"Another interesting trend to watch will be the U.S. Government's increasing focus on multi-national companies and their related global issues," Meehan stated. The study shows an increase of actions against foreign private issuers (FPI), businesses that trade on a U.S. exchange but are headquartered or incorporated outside the U.S. According to the report, the number of federal securities class actions filed against FPIs increased by 93% in 2007.
"Foreign issuers are continuing to question whether the benefits of trading on the U.S. exchange outweigh the costs of accessing the largest capital market in the world," said Patricia Etzold, a partner with PWC.
Recent Supreme Court Decisions
In addition to a record number of securities class actions filings, the industry saw two key court decisions by the Supreme Court of the United States: Tellabs and Stoneridge. Both decisions are expected to impact other trial decisions in the future.
- Decided July 27, 2007
- Case Docket
- Case Summary: In the context of private securities fraud actions and the pleading requirements of the Private Securities Litigation Reform Act (PSLRA) intended to check abusive litigation, to qualify as "strong" within the intent of section 21D(b)(2), an inference of scienter must be more than merely plausible or reasonable -- it must be cogent and at least as compelling as any opposing inference of non-fraudulent intent.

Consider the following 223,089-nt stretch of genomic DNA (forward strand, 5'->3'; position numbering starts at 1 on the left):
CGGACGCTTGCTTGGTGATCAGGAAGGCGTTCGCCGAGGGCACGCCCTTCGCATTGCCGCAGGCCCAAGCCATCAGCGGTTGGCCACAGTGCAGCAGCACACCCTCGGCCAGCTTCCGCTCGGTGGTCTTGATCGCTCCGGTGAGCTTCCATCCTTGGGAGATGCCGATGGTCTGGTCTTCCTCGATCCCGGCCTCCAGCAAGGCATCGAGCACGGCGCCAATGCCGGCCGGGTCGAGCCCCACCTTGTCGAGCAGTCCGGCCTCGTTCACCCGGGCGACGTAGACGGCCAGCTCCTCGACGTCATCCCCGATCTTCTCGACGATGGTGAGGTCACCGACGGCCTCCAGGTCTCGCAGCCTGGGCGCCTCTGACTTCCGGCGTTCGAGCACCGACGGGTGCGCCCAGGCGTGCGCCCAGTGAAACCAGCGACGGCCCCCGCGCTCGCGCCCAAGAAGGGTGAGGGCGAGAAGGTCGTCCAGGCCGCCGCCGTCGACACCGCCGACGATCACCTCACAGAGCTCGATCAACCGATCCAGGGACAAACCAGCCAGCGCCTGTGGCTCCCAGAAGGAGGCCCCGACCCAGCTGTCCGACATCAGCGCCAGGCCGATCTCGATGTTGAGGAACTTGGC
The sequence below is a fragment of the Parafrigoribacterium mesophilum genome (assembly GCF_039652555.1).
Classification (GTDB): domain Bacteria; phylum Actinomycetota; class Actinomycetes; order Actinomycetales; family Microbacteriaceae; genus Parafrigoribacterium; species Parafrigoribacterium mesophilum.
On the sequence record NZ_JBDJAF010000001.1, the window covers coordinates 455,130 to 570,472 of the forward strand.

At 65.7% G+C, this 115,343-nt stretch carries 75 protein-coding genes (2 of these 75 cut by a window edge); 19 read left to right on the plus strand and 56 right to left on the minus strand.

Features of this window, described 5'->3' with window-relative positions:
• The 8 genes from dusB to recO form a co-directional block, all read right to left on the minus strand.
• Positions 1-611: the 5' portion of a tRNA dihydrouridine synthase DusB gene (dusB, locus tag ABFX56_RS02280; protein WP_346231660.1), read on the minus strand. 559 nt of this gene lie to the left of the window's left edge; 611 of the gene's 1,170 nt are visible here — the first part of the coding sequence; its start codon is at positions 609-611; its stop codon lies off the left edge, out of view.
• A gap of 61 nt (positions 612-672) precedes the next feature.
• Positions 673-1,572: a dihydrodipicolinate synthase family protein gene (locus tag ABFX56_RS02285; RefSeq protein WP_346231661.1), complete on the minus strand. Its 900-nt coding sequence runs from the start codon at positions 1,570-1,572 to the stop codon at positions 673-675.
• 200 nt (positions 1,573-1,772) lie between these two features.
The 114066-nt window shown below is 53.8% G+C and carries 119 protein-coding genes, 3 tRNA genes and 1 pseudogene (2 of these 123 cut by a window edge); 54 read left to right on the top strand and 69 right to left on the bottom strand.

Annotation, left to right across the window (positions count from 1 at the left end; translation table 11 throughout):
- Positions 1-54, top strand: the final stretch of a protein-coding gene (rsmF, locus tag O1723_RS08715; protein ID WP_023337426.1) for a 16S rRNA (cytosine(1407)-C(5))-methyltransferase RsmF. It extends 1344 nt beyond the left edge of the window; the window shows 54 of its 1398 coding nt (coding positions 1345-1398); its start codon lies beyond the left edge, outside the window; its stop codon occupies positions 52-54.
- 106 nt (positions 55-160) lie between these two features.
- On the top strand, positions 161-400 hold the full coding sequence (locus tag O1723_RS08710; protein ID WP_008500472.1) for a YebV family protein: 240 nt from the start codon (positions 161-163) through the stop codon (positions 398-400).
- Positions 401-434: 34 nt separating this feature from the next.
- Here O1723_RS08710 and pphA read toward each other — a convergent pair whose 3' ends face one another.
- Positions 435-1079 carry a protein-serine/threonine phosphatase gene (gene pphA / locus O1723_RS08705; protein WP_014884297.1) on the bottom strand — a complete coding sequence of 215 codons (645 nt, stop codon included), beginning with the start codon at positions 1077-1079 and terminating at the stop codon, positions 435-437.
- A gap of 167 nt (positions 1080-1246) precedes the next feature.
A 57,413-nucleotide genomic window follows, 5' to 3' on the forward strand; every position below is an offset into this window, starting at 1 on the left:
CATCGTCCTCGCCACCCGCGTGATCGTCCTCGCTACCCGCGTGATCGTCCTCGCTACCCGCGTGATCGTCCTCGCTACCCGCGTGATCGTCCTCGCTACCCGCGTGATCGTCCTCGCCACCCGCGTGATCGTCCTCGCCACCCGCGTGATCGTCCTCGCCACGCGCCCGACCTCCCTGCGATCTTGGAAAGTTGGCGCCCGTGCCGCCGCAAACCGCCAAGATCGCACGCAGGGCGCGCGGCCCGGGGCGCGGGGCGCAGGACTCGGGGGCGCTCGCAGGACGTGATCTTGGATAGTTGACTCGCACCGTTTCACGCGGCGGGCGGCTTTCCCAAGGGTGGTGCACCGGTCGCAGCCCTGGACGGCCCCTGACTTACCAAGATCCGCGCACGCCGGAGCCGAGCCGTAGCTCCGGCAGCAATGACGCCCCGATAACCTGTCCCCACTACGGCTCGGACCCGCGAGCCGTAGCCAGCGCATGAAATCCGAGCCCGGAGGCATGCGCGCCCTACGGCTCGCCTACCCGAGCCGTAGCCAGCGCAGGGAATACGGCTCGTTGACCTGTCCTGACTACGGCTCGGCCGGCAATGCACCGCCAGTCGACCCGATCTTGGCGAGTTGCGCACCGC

The full extent of Tellabs impact is yet to be seen, but many are watching to observe whether the decision will shift the balance of power at the pleading stage to corporate defendants.
Stoneridge Inv. Partners, LLC v. Scientific-Atlanta, Inc.
- Decided January 15, 2008
- Case Docket
- Case Summary: In a class action brought by investors alleging losses after purchasing common stock, the investors sought to impose liability on entities who, acting both as customers and suppliers, agreed to arrangements that allowed the investors' company to mislead its auditor and issue a misleading financial statement affecting the stock price. Dismissal of the action was affirmed, as the Justices ruled that the Securities Exchange Act of 1934 section 10(b) private right of action does not reach the customer/supplier companies because the investors did not rely upon their statements or representations.